The future of MIECHV

Prospects for MIECHV services are just as dire. Faced with funding insecurity, as many as 12 states may need to freeze enrollment in MIECHV-funded home visiting programs in early 2018. According to a report in Governing magazine, Iowa plans to stop enrolling new families this month to save remaining funds for families currently receiving services.

MIECHV programs are at risk even in states that have not publicly announced plans to cut services. Oklahoma, for example, used MIECHV funds to expand home visiting to two new counties serving about 3,097 families. Losing MIECHV dollars will hamstring home visiting services in these expansion counties by removing a primary funding stream. And at least one Colorado program has warned that the funding lapse endangers the program’s existence.

Funding uncertainty is also likely to affect staff turnover. As Carol Brady, project director of the Florida MIECHV initiative, explained to the Brookings Institution, “Our greatest fear with the lapse in MIECHV reauthorization is staff attrition … Once staff starts leaving, there will be a ripple effect—participants will drop out and administrators will get nervous about filling positions and enrolling new families.”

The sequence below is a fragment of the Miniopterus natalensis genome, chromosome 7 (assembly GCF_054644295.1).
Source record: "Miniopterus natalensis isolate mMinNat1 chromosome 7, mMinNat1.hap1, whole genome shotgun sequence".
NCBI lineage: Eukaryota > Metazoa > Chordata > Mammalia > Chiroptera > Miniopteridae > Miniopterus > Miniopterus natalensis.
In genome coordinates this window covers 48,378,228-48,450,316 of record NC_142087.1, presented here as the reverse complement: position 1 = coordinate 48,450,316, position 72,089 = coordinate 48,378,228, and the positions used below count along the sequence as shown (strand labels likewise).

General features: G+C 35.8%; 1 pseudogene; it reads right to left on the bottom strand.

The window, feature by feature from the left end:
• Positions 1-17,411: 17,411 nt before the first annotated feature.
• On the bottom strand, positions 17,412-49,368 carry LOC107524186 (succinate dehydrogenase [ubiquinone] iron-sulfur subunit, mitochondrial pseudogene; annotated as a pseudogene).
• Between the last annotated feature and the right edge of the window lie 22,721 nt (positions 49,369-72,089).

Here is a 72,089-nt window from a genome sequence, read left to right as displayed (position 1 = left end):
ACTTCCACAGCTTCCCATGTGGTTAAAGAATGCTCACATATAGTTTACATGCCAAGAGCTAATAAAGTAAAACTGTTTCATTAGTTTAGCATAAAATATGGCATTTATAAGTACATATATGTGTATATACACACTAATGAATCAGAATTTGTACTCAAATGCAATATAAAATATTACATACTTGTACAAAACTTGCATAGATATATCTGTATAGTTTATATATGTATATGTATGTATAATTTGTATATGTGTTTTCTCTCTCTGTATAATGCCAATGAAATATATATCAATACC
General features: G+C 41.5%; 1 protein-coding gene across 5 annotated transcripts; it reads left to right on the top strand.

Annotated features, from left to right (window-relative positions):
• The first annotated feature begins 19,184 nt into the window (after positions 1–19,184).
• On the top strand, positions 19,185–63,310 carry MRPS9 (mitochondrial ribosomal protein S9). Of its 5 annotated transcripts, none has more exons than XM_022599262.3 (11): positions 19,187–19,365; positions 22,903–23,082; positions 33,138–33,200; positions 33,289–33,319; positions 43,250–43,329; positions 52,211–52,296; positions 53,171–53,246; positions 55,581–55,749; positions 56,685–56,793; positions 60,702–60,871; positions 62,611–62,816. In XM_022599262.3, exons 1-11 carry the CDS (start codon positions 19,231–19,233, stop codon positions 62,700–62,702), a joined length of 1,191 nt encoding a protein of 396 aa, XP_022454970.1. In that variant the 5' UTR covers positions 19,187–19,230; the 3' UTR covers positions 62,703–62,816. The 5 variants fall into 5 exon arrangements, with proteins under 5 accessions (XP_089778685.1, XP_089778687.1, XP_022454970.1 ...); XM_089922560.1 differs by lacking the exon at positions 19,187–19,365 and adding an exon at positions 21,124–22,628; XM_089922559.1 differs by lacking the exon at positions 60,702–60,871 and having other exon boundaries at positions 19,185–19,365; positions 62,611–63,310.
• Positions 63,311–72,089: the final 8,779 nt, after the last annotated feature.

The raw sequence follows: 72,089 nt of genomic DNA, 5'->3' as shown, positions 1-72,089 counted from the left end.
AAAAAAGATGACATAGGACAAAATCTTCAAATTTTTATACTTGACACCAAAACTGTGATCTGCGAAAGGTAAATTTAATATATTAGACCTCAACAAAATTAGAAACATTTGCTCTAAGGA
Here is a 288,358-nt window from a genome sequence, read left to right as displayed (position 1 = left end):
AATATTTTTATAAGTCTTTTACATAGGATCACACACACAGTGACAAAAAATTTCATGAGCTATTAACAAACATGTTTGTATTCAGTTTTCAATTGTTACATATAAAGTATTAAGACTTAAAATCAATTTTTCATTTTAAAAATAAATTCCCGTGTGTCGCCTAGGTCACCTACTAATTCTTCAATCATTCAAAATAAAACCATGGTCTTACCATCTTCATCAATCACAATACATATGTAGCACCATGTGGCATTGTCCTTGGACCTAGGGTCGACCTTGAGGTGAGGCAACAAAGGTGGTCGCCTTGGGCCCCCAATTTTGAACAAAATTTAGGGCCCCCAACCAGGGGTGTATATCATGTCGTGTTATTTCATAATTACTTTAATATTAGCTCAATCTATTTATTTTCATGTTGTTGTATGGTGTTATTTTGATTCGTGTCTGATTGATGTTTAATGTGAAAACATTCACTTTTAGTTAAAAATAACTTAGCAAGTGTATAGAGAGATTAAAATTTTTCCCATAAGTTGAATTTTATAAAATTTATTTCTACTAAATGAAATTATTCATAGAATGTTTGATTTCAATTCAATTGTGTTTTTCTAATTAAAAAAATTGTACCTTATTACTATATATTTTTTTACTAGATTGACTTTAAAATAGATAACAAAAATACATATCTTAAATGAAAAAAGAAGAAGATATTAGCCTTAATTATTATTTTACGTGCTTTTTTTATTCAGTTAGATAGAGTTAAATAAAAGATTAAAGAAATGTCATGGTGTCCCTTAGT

CHIP and MIECHV have enjoyed strong bipartisan support over the years, but Congress left them out in the cold in its rush to pass the tax bill, and previous efforts in September to repeal the Affordable Care Act. Neglecting these programs is costly; every day that passes without action introduces more instability to programs, which will affect the availability and quality of vital services for children and families.

These services—including service coordination, parent education, and access to affordable health care—help create positive health outcomes. By the time that Congress finally turns its focus back to CHIP and MIECHV, some of the damage may already be done. The children and families who need these services deserve better from their elected representatives. Congress must reauthorize both programs now.

Cristina Novoa is a policy analyst for Early Childhood Policy at the Center for American Progress. Theresa Chalhoub is a senior policy analyst for the Women’s Health and Rights Program and Health Policy at the Center.

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Cristina Novoa

Senior Policy Analyst

Theresa Chalhoub

Senior Policy Analyst